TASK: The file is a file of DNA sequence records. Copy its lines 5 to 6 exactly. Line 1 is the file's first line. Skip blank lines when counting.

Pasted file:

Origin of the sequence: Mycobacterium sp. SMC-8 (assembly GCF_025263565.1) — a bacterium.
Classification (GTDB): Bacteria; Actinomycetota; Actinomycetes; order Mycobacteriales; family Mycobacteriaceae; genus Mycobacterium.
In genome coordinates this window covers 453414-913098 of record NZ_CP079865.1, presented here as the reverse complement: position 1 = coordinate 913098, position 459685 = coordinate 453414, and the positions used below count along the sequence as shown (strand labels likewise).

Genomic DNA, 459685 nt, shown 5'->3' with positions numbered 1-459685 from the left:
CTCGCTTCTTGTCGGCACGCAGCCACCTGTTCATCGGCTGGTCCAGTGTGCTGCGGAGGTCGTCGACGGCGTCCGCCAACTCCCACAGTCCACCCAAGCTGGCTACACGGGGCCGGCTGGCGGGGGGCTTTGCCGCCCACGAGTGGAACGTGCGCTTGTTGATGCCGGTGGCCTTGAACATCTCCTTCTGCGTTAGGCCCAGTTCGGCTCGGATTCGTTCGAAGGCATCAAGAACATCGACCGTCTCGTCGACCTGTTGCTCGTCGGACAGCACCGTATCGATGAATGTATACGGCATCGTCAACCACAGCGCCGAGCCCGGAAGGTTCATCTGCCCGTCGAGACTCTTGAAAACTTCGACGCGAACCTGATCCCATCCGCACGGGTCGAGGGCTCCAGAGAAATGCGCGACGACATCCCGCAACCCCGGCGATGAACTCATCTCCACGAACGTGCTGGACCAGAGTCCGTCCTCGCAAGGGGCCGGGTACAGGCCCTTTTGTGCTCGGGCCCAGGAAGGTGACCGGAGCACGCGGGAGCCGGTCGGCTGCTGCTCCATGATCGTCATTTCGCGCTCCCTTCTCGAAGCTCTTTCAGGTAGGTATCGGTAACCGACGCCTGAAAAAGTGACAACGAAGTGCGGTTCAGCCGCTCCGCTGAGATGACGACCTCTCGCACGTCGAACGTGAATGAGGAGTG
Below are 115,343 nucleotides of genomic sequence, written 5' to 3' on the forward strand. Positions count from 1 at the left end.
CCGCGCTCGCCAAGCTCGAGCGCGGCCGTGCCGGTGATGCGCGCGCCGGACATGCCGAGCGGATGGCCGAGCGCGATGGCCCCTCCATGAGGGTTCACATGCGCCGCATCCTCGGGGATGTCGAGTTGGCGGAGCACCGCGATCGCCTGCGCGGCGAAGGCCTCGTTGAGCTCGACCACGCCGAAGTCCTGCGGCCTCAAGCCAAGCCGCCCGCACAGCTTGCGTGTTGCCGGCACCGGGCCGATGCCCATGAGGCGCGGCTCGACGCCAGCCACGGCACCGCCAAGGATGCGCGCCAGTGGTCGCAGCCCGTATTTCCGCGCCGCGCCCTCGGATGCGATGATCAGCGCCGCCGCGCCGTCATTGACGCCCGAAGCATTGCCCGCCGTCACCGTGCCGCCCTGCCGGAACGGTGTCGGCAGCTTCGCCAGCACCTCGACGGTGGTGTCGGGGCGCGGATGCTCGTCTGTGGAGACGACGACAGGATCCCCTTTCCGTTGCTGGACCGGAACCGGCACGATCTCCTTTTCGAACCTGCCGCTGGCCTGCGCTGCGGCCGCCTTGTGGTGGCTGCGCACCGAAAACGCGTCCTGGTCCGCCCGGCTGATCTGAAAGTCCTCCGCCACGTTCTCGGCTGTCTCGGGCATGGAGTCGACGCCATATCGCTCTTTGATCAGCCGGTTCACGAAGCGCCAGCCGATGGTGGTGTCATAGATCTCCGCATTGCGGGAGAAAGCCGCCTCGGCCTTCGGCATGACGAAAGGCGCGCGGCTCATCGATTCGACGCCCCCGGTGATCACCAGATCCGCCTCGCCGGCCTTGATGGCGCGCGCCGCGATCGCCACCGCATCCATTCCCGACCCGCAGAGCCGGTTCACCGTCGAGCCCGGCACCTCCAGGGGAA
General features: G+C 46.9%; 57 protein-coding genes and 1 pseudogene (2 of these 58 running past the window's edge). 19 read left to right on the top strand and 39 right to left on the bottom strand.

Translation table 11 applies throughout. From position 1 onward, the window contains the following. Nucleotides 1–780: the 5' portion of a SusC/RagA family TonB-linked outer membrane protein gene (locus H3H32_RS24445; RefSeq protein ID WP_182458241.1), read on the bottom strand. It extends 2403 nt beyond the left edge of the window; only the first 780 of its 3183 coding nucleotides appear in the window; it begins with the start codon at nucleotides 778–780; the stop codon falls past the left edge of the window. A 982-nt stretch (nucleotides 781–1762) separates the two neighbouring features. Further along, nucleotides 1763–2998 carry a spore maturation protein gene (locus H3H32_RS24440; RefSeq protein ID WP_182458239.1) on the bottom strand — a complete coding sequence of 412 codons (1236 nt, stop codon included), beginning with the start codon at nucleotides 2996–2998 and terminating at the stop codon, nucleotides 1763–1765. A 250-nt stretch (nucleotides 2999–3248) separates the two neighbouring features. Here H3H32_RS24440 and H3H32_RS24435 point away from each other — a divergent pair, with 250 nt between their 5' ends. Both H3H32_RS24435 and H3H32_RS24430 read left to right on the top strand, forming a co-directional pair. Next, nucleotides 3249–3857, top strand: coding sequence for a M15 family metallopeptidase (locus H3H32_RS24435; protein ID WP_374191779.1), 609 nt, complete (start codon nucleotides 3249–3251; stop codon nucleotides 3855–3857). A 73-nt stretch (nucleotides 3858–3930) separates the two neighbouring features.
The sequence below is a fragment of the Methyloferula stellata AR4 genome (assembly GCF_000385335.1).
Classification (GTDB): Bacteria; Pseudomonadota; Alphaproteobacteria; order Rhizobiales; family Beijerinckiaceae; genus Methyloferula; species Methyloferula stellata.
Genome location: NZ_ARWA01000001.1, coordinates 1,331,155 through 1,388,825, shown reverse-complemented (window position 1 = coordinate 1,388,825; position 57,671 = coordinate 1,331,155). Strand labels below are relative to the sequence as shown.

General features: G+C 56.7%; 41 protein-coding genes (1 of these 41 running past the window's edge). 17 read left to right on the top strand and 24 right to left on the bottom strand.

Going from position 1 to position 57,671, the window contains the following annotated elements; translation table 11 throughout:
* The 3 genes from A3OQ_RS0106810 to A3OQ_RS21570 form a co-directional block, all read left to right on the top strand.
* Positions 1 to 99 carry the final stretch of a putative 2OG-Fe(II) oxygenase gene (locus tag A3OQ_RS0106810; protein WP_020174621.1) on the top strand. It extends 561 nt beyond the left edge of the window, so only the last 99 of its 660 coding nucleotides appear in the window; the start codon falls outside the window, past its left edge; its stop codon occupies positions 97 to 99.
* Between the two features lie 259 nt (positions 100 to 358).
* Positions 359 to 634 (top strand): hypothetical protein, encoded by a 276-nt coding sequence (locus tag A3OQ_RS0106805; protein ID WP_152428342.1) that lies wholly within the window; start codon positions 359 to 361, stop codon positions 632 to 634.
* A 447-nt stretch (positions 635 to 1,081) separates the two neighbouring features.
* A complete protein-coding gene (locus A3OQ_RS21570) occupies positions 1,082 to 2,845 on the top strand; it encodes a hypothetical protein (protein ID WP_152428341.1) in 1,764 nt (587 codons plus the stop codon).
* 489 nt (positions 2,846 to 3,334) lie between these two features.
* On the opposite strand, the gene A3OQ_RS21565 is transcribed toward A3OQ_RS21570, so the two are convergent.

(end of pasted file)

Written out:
CTCGCTTCTTGTCGGCACGCAGCCACCTGTTCATCGGCTGGTCCAGTGTGCTGCGGAGGTCGTCGACGGCGTCCGCCAACTCCCACAGTCCACCCAAGCTGGCTACACGGGGCCGGCTGGCGGGGGGCTTTGCCGCCCACGAGTGGAACGTGCGCTTGTTGATGCCGGTGGCCTTGAACATCTCCTTCTGCGTTAGGCCCAGTTCGGCTCGGATTCGTTCGAAGGCATCAAGAACATCGACCGTCTCGTCGACCTGTTGCTCGTCGGACAGCACCGTATCGATGAATGTATACGGCATCGTCAACCACAGCGCCGAGCCCGGAAGGTTCATCTGCCCGTCGAGACTCTTGAAAACTTCGACGCGAACCTGATCCCATCCGCACGGGTCGAGGGCTCCAGAGAAATGCGCGACGACATCCCGCAACCCCGGCGATGAACTCATCTCCACGAACGTGCTGGACCAGAGTCCGTCCTCGCAAGGGGCCGGGTACAGGCCCTTTTGTGCTCGGGCCCAGGAAGGTGACCGGAGCACGCGGGAGCCGGTCGGCTGCTGCTCCATGATCGTCATTTCGCGCTCCCTTCTCGAAGCTCTTTCAGGTAGGTATCGGTAACCGACGCCTGAAAAAGTGACAACGAAGTGCGGTTCAGCCGCTCCGCTGAGATGACGACCTCTCGCACGTCGAACGTGAATGAGGAGTG
Below are 115,343 nucleotides of genomic sequence, written 5' to 3' on the forward strand. Positions count from 1 at the left end.